41. ubuntu@ubuntu:~/Desktop$ sudo dd if=/dev/zero of=/dev/sda bs=2G count=6
  42. dd: warning: partial read (2147479552 bytes); suggest iflag=fullblock
  43. 0+6 records in
  44. 0+6 records out
  45. 12884877312 bytes (13 GB, 12 GiB) copied, 214.798 s, 60.0 MB/s
  46. ubuntu@ubuntu:~/Desktop$ sudo dd if=/dev/zero of=/dev/sda bs=2G count=20
  47. dd: warning: partial read (2147479552 bytes); suggest iflag=fullblock
  48. 0+20 records in
  49. 0+20 records out
  50. 42949591040 bytes (43 GB, 40 GiB) copied, 749.313 s, 57.3 MB/s
  51. ubuntu@ubuntu:~/Desktop$
So apparently it has ~2GB of the TLC configured as a SLC cache (dd: warning: partial read (2147479552 bytes)) and sequential write performance is still better than a mechanical drive (~170MB/s) up until you start writing files bigger than about 2GB to it, then it falls to around 55MB/s. It doesn't get any slower than that, though, even with a simulated 43GB file.
 

jrichrds

Platinum Member
Oct 9, 1999
2,531
3
81
I avoid any drive with the DRAM-less Phison S9 because the performance is terrible (have some Corsair Force LS drives with S9...the ones with S8 are better). The S10 seems solid.
 

cbn

Lifer
Mar 27, 2009
12,968
221
106
I avoid any drive with the DRAM-less Phison S9 because the performance is terrible (have some Corsair Force LS drives with S9...the ones with S8 are better). The S10 seems solid.
The S9 did indeed have problems:

Here was one of the less flattering reviews on a Phison S9 equipped SSD (the Patriot Blaze 120GB):

http://www.tweaktown.com/reviews/6924/patriot-blaze-120gb-low-cost-ssd-review/index.html

Here were the results of the sequential read:



Notice only the Phison S9 drives (Patriot Blaze and Patriot Torch) are the ones with variation in min, average, and maximum read speeds. Here is what tweak town wrote about that:

The Blaze 120GB was unable to read sequential data at a consistent pace in our test. The Torch 120GB was the same way when we tested it. I think the lack of a DRAM buffer to cache the table data played a role in the wide separation between minimum and maximum performance.
 

cbn

Lifer
Mar 27, 2009
12,968
221
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Some preliminary performance info on DRAM-less SSD (using host memory buffer from NVMe spec 1.2):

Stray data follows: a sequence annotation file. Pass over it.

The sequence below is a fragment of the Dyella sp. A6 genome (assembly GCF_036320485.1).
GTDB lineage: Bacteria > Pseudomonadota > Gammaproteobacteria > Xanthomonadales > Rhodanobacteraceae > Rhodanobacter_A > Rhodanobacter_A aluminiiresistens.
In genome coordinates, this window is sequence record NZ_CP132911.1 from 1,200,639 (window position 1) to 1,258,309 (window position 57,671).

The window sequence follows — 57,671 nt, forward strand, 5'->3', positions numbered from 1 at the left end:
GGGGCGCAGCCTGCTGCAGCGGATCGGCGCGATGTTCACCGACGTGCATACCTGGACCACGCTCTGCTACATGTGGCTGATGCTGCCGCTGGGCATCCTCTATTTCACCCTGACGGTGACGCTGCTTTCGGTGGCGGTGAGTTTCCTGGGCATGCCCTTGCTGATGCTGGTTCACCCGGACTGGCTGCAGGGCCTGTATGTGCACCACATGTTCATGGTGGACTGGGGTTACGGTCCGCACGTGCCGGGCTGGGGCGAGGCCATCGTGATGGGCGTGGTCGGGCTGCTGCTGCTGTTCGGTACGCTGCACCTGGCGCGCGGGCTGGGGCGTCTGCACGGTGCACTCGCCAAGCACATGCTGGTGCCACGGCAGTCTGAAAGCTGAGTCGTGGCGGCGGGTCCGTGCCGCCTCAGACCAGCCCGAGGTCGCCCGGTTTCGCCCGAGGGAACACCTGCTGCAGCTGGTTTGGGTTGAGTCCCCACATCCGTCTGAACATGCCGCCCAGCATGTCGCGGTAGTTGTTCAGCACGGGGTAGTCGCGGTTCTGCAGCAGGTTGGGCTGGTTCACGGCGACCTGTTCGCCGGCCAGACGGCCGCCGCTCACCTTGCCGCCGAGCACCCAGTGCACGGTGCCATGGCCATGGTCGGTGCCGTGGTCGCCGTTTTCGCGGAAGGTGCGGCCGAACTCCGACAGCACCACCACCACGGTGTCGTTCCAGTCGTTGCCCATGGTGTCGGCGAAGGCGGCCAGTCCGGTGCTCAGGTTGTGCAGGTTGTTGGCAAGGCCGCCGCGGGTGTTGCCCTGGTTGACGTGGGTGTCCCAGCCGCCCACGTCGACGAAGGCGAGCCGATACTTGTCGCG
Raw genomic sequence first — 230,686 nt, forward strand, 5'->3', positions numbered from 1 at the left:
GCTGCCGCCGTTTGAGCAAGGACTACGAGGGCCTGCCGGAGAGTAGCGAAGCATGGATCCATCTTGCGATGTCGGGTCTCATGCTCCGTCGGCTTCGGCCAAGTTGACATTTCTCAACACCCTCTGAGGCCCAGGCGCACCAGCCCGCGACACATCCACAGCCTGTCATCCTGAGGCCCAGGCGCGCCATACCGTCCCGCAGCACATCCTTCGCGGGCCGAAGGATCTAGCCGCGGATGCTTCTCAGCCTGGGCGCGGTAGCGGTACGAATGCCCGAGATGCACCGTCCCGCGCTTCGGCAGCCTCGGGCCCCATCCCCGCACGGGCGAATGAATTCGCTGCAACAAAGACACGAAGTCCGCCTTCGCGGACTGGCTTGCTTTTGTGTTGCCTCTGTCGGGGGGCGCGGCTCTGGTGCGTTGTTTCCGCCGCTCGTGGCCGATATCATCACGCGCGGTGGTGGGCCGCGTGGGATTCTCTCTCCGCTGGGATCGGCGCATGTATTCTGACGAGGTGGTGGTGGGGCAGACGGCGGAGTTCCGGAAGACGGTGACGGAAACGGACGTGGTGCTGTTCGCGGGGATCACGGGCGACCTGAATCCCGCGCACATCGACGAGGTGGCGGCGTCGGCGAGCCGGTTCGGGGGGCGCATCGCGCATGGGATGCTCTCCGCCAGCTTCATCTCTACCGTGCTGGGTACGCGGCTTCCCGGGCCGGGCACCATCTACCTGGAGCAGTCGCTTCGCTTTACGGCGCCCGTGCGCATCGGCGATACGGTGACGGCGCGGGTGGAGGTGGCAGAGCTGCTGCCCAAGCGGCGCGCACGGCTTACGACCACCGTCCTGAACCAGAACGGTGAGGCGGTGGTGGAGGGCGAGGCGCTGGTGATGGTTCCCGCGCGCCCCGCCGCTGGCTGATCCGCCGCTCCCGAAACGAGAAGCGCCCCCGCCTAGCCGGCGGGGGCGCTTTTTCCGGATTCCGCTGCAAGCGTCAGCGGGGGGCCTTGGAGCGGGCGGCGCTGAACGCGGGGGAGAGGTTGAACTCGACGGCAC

http://www.anandtech.com/show/10546/toshiba-announces-new-bga-ssds-using-3d-tlc-nand

Toshiba has shared some details about how they plan to make use of HMB and what its impact on performance will be. The BG series uses a DRAM-less SSD controller architecture, but HMB allows the controller to make use of some of the host system's DRAM. The BG series will use host memory to implement a read cache of the drive's NAND mapping tables. This is expected to primarily benefit random access speeds, where a DRAM-less controller would otherwise have to constantly fetch data from flash in order to determine where to direct pending read and write operations. Looking up some of the NAND mapping information from the buffer in the host's DRAM—even with the added latency of fetching it over PCIe—is quicker than performing an extra read from the flash.

Toshiba hasn't provided full performance specs for the new BG series SSDs, but they did supply some benchmark data illustrating the benefit of using HMB. Using only 37MB of host DRAM and testing access speed to a 16GB portion of the SSD, Toshiba measured improvement ranging from 30% for QD1 random reads up to 115% improvement for QD32 random writes.

Table from Anandtech link above called "Performance improvement from enabling HBM:

Randon Read QD1:30%, QD32: 65%
Random Write QD1: 70% QD32: 115%


While it looks like HMB can do a lot to alleviate the worst performance problems of DRAM-less SSD controllers, the caveat is that it requires support from the operating system's NVMe driver. HMB is still an obscure optional feature of NVMe and is not yet supported out of the box by any major operating system, and Toshiba isn't currently planning to provide their own NVMe drivers for OEMs to bundle with systems using BG series SSDs. Thus, it is likely that the first generation of systems that adopt the new BG series SSDs will not be able to take full advantage of their capabilities.